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AAA’s Latest Road Safety Report Ignores the Obvious: We Should Be Driving Less

The American transportation system is dangerous because Americans have little choice other than driving. Photo: La Citta Vita/Flickr

Among developed nations, the United States ranks near the bottom for traffic safety. And it's not getting better, as the number of annual traffic deaths climbs above the 40,000 mark. To reverse this trend, the AAA Foundation for Road Safety this week released a report that prioritizes six road design changes it says would do the most to reduce the death toll. There's just one problem: AAA's report doesn't consider the idea that, to save lives, we should be driving less.

There are two commonly used measuring sticks to assess traffic safety. One is tracking how many people are killed per mile driven, which frames safety efforts in terms of make driving safer. The U.S. has improved a lot on this front over time, according to OECD statistics cited by AAA, but at 1.14 deaths per 100 million miles driven, it still has a middling record -- better than South Korea and the Czech Republic, which clock in above 2.0, but far worse than Sweden, which has just 0.52 deaths per 100 million miles driven.

The other metric is how many people are killed per capita, which tends to lead to solutions that reduce exposure to driving and encourage walking, bicycling, and transit. It's here that the U.S. really fails: America's fatality rate of 10.6 deaths per 100,000 people is far behind other developed nations and disastrously worse than world leaders like Sweden and the United Kingdom, where fewer than three of every 100,000 people die on the road.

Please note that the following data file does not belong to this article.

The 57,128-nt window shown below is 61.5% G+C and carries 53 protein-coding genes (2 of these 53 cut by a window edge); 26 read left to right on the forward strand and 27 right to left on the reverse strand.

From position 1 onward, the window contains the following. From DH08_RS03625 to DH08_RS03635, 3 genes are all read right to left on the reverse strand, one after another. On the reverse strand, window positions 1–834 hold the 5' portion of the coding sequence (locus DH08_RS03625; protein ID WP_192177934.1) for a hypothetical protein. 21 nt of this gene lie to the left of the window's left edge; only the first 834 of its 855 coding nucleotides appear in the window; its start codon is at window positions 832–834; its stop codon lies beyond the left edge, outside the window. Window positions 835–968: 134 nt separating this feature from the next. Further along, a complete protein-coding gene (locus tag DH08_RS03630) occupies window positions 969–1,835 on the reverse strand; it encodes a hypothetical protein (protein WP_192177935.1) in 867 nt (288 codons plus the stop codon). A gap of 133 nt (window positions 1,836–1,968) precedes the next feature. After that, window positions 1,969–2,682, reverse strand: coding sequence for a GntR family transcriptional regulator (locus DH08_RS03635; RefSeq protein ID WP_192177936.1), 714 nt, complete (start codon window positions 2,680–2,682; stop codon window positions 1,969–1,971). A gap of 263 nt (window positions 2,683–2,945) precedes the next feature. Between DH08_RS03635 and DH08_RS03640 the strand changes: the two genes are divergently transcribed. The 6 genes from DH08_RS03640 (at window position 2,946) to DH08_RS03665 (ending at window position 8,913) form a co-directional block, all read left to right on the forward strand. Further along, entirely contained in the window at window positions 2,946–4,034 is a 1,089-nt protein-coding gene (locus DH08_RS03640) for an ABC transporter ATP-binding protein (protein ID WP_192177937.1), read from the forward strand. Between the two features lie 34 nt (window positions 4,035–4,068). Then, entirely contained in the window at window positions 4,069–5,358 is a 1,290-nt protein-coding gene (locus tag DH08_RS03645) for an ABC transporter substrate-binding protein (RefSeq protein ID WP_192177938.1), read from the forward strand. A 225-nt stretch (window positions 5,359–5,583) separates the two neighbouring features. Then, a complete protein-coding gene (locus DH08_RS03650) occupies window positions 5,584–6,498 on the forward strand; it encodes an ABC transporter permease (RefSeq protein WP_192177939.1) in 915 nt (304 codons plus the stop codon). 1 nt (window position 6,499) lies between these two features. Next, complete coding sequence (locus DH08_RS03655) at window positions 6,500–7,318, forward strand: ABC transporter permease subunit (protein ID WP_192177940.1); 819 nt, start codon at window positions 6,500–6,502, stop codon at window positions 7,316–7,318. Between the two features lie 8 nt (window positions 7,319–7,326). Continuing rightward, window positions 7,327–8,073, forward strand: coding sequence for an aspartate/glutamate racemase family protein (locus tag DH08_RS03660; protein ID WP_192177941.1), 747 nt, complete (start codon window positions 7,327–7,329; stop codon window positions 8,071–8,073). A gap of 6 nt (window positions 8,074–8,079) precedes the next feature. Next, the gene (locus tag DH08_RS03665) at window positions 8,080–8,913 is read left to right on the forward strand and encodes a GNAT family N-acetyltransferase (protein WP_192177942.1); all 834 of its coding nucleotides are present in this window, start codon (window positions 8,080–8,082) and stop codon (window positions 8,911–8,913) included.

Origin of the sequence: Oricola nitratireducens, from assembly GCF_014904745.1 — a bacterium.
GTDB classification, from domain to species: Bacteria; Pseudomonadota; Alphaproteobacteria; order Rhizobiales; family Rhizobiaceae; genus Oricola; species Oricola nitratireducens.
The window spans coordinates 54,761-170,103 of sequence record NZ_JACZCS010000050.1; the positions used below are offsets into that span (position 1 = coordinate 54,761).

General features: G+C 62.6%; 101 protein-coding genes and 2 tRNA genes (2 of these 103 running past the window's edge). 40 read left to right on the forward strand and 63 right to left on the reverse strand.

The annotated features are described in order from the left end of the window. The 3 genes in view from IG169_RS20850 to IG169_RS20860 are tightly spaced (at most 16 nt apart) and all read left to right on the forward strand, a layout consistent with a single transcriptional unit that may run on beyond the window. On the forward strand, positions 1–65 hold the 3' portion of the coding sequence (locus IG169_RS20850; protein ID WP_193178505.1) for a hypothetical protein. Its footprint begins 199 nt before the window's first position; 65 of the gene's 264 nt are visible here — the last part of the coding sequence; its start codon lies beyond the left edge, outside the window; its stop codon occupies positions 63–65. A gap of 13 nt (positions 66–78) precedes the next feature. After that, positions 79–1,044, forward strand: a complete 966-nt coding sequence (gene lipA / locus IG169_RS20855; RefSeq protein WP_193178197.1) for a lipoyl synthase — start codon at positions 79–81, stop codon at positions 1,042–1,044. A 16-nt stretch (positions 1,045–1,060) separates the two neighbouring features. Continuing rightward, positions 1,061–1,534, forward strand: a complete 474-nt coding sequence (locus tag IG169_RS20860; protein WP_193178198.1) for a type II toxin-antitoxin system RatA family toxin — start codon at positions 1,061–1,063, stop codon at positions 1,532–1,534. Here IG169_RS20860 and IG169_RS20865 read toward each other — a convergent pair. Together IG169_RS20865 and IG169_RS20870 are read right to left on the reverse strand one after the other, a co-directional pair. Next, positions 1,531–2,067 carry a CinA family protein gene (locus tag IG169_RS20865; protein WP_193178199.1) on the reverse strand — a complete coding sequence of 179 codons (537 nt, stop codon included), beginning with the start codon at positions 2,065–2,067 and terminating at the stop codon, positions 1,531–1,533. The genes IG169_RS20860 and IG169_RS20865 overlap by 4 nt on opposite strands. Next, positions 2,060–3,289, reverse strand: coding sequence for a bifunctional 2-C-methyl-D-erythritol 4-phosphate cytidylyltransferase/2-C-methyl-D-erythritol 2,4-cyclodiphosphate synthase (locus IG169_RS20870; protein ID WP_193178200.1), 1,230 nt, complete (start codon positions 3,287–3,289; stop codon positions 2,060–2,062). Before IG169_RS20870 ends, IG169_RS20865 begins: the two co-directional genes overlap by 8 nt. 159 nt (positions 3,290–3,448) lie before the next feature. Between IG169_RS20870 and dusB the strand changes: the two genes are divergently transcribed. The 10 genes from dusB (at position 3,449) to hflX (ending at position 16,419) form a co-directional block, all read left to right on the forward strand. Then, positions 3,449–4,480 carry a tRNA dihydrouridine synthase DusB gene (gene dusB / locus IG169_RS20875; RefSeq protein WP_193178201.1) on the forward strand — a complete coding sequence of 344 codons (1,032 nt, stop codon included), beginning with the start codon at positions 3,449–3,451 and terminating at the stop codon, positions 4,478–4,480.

The problem in the U.S., then, isn't that driving itself is far more dangerous than in other countries, though there's still room to improve on that front. It's that Americans spend far too much time behind the wheel.

We've made it safer to drive. But we haven't made it easier not to drive in the first place. Chart via AAA
We've made it safer to drive. But we haven't made it easier not to drive in the first place. Chart via AAA
Scenes from Kevin de León's new video celebrating the Active Transportation grant awarded to his district.

And yet, AAA's six key recommendations have almost nothing to say about reducing the amount of driving:

    1. Convert key intersections into roundabouts
    2. Install roadside barriers and clear roadside objects
    3. Add sidewalks and signalized pedestrian crossings on majority of roads
    4. Install median barriers on divided highways
    5. Install shoulder and centerline rumble strips
    6. Pave and widen shoulders

Of these, only "add sidewalks and signalized pedestrian crossings" can remotely be construed as encouraging less driving. Some recommendations are certainly worthwhile, like more roundabouts, but others could actually make things worse. Depending on the context, recommendations like "clear roadside objects" and "install median barriers" can lead to highway-style designs that encourage speeding and make walking or bicycling all but impossible.

Perhaps it's too much to ask the American Automobile Association to advocate for anything that would reduce the amount of driving. But peer nations offer a model for the U.S. to emulate. Canada, Japan, Spain, Belgium, and New Zealand -- all urbanized countries like the U.S., some also with large rural areas -- are roughly equal to the U.S. when it comes to fatalities per mile driven, but have far lower fatality rates overall. That's in large part because they have different approaches to land use, transit, and road design that, taken together, reduce the need to take a car for every trip.

AAA's report is focused on highway infrastructure investments as a tool to reduce fatalities. But that's an old approach that forces Americans behind the wheel far too often. The biggest problem facing U.S. traffic safety comes from our over-reliance on automobiles. Fixing that is the real challenge.

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